Study: Math-Anxious Parents Can Hinder Children’s Math Achievement
KELO TV has a nice summary of some new research:
If math makes you anxious, you may now be able to blame your parents.
New research published in the Psychological Science, a journal of the Association of Psychology, found that children of math-anxious parents learned less math over the school year than those children of parents who were not math-anxious.
The study, led by two University of Chicago psychological scientists, also found that the children of math-anxious parents were more likely to be math-anxious themselves, but only when the math-anxious parents provided frequent help on the child’s math homework.
Read more on Keloland. If you want to obtain the research study itself, here’s the abstract:
Intergenerational Effects of Parents’ Math Anxiety on Children’s Math Achievement and Anxiety.
Maloney EA, Ramirez G2, Gunderson EA3, Levine SC4, Beilock SL4.
Psychol Sci. 2015 Aug 7.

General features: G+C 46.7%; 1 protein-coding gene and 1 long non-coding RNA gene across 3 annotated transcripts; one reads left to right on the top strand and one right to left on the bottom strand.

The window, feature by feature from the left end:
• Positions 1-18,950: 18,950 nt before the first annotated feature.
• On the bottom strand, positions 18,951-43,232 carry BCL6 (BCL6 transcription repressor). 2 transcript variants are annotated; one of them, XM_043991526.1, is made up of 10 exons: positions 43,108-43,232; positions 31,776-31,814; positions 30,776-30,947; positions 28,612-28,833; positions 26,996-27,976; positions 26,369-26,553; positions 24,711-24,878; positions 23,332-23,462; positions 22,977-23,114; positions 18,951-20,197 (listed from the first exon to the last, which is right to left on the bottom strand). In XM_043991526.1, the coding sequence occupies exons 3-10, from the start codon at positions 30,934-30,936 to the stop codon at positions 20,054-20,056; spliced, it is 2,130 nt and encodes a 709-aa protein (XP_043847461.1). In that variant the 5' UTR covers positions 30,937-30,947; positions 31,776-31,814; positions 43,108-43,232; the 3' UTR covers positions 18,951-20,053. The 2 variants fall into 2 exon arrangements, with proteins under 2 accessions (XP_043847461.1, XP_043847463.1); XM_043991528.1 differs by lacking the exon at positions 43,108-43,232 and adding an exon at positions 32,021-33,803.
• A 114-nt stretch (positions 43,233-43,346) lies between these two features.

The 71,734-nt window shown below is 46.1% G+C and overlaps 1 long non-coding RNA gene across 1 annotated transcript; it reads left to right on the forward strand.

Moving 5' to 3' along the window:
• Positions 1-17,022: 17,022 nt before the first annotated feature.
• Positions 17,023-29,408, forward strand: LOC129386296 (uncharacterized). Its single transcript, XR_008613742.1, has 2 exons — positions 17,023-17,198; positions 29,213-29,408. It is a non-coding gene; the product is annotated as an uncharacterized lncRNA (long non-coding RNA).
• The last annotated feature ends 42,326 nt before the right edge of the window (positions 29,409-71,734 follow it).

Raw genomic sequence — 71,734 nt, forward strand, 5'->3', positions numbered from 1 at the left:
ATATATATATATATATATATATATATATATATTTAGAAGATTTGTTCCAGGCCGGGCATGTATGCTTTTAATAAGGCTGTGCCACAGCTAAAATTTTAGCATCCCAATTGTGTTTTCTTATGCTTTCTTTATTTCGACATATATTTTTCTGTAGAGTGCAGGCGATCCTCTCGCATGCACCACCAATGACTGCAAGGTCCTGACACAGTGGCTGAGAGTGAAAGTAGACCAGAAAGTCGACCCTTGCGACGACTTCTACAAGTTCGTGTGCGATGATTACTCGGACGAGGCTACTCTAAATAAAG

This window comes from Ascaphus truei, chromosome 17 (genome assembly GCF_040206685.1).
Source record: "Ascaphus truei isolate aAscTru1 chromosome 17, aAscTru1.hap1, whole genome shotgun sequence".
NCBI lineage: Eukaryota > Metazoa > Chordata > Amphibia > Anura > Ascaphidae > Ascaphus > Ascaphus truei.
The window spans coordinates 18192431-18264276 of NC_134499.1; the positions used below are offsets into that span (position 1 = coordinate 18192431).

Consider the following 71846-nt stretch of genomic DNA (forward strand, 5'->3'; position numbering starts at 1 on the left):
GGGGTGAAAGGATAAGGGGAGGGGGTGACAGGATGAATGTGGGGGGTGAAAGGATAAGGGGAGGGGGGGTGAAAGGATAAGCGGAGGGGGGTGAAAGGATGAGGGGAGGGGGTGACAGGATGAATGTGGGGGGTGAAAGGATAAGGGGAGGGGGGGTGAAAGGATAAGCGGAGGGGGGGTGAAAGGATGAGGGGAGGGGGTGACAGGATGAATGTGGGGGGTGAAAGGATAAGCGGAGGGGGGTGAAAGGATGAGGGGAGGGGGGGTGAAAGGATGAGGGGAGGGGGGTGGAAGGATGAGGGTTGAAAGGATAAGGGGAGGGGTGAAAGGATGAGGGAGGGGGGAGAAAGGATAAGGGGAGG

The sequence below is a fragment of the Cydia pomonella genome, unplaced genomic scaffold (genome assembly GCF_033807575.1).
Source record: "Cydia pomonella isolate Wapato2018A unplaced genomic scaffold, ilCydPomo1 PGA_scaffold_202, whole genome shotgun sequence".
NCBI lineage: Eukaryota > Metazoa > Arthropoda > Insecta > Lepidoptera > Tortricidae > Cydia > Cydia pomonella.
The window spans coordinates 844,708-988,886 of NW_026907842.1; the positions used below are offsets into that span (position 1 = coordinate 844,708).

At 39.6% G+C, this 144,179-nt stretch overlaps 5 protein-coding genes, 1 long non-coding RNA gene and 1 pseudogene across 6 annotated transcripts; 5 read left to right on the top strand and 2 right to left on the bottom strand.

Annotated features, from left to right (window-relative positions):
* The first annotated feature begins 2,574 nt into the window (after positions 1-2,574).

A large field study of children in first and second grade explored how parents’ anxiety about math relates to their children’s math achievement. The goal of the study was to better understand why some students perform worse in math than others. We tested whether parents’ math anxiety predicts their children’s math achievement across the school year. We found that when parents are more math anxious, their children learn significantly less math over the school year and have more math anxiety by the school year’s end-but only if math-anxious parents report providing frequent help with math homework. Notably, when parents reported helping with math homework less often, children’s math achievement and attitudes were not related to parents’ math anxiety. Parents’ math anxiety did not predict children’s reading achievement, which suggests that the effects of parents’ math anxiety are specific to children’s math achievement. These findings provide evidence of a mechanism for intergenerational transmission of low math achievement and high math anxiety.